Durham Cathedral Priory Library Digitisation
Durham possesses the finest collection of medieval manuscripts of any English cathedral. Durham University, in partnership with Durham Cathedral, is embarking on an ambitious project to digitise the original Priory Library of Durham Cathedral. This initiative is aimed at making the best-preserved, best-catalogued Benedictine library in the UK and Ireland available globally for research, learning and teaching.
For more information, please visit: www.durham.ac.uk/imems/durhampriory/
Shedding light on British medieval manuscripts
A team led by Professors Andy Beeby (Chemistry) and Richard Gameson (History) has been using Raman spectroscopy to study the inks and pigments used in medieval manuscripts. This project began in the summer of 2013 when Professor Beeby and his team began to look at manuscripts from Durham Cathedral and Durham University libraries. He was then given permission to investigate pigment on manuscripts borrowed from other libraries to display alongside the Lindisfarne Gospels. The technique has not been applied to many medieval manuscripts but had been used on a group of Anglo-Saxon books in the British Library including the Lindisfarne Gospels, and, more recently, on the Book of Kells.
The work in Durham made new discoveries, showing how writing and pigment ‘technology’ changed with the migration of the monks and scribes from Lindisfarne to Durham, and the influence of the Norman invasion. The project was funded originally by two alumni but the team applied successfully for seedcorn funding to purchase a portable spectrometer. Medieval scholars and librarians heard about the research and the Durham team has now travelled to the Fitzwilliam Museum, Cambridge; Trinity College, Oxford; the Bodleian Library and Aberdeen University to investigate manuscripts. Soon to come will be Hereford Cathedral and possibly a trip to Germany. Their work has been based on the Durham collections and they will continue to work on these against a background of travel to other libraries.
To commemorate the sacrifice and service of former members of the university during this conflict a Roll of Service will be published, in collaboration with Newcastle University, (which formed a part of Durham University until 1963). Volunteers will research the lives and careers of persons listed in a Roll of Service published by the university in 1920, enriching and supplementing that information from sources held in the University Records collection and elsewhere. Short illustrated biographies of those who fell will be published on the anniversaries of their deaths, and similar biographical pieces will be produced for those who served and survived the conflict.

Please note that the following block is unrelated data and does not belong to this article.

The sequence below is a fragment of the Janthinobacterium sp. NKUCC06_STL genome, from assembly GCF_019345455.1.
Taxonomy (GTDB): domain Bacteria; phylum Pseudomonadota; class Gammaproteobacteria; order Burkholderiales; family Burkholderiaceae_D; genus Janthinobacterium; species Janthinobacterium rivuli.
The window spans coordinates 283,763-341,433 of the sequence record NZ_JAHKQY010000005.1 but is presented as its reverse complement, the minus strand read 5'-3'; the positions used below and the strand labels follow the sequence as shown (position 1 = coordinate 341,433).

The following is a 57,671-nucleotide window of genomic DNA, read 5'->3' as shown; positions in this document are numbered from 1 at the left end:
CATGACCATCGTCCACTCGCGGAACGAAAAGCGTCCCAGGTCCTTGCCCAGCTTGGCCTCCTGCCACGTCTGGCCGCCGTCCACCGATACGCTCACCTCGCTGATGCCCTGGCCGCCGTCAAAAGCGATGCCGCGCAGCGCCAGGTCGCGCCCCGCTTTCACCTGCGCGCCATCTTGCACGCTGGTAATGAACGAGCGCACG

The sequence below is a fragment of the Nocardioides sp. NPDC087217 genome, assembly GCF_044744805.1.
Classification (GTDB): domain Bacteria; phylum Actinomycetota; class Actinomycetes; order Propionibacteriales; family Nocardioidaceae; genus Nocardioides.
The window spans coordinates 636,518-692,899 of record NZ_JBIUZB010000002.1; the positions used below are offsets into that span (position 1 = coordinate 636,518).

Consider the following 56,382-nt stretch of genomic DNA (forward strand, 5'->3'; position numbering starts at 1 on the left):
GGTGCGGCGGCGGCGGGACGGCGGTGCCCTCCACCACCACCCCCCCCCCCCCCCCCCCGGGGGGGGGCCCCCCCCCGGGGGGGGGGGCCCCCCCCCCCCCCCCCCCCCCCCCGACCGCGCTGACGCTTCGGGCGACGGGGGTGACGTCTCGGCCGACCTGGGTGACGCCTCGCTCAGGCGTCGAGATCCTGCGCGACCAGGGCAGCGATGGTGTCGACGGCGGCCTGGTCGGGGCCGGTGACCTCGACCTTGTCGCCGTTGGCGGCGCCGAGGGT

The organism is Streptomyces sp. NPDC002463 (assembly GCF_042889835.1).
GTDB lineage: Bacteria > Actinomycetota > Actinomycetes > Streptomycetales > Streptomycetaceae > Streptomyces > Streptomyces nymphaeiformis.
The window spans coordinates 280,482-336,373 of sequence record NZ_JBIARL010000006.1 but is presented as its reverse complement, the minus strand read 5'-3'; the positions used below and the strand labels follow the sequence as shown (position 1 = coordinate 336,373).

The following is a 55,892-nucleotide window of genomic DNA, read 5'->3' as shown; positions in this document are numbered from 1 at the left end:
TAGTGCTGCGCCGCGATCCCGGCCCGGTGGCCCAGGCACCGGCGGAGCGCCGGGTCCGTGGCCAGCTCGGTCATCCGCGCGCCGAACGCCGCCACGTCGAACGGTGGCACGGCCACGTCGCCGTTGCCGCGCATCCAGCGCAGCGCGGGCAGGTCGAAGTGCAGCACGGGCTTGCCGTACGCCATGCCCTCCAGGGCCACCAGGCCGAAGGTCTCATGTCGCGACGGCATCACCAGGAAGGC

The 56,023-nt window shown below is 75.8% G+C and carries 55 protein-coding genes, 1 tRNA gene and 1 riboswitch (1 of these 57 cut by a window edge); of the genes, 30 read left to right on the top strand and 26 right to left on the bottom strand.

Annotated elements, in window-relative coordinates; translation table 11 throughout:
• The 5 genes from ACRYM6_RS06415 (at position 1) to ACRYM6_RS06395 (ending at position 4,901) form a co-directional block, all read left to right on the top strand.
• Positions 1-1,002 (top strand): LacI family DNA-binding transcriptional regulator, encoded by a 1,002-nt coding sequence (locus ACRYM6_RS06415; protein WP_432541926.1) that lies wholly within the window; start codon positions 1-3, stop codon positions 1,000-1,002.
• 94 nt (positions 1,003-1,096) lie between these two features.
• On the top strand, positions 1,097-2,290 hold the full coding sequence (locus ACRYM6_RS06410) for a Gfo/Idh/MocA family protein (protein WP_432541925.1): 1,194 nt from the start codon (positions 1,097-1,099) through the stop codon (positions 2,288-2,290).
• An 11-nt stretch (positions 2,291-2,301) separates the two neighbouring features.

Durham Diocesan tithe plans and apportionments have been digitised and are made available from each tithe district's catalogue entry. Volunteers have also transcribed the tithe apportionments, and this data will be made available in time.
This project has been funded through a bequest of Mrs Kathleen Wood, a former official of the Sudan Education Department. Mrs Wood's generous bequest has enabled the university to appoint two archivists for two years to tackle the growing backlog of uncatalogued material in the Sudan Archive. These online catalogues will open up access to hidden collections of international importance for the benefit of researchers worldwide.
This project has been funded by JISC to start the digitisation of one of our major collections, the Sudan Archive. This year-long project will digitise a range of material from the collection, concentrating on a variety of the most heavily used material. It will provide free online access to the large sheet maps and government reports that form part of the official record of the Condominium period, and investigate the tasks involved in digitising papers from personal archives.
The North East Inheritance project has created an online catalogue of over 150,000 wills and related archives (parts of the Durham Probate Records collection), from across County Durham, Tyne and Wear and Northumberland. The wills date from the 16th Century to the mid 19th Century (1858) and many are accompanied by inventories of the goods belonging to the deceased. They represent almost all the surviving wills and inventories proved within the region during the period, and provide an invaluable insight into North East people and communities, their family relationships, trades and lifestyles. The project is part funded with a £274,500 grant from the Heritage Lottery Fund.
4schools is Durham University Library's education zone. It aims to promote the study of the past by encouraging the use of primary source material. Using books and manuscript material dating back to the fifteenth century 4schools allows students and teachers to investigate key historical events and discover what life was like in the past.
A collaborative project sponsored by the British Library Co-operation and Partnership Programme and NEMLAC to create a union catalogue, with viewable images, of printed maps and topographical prints of County Durham created before 1860 held by Durham University Library, Durham County Library, Durham Cathedral Library, Sunderland Museum, Sunderland City Library and the British Library.
For more information about projects that the whole Univeristy Library is involved in please look at the Projects page.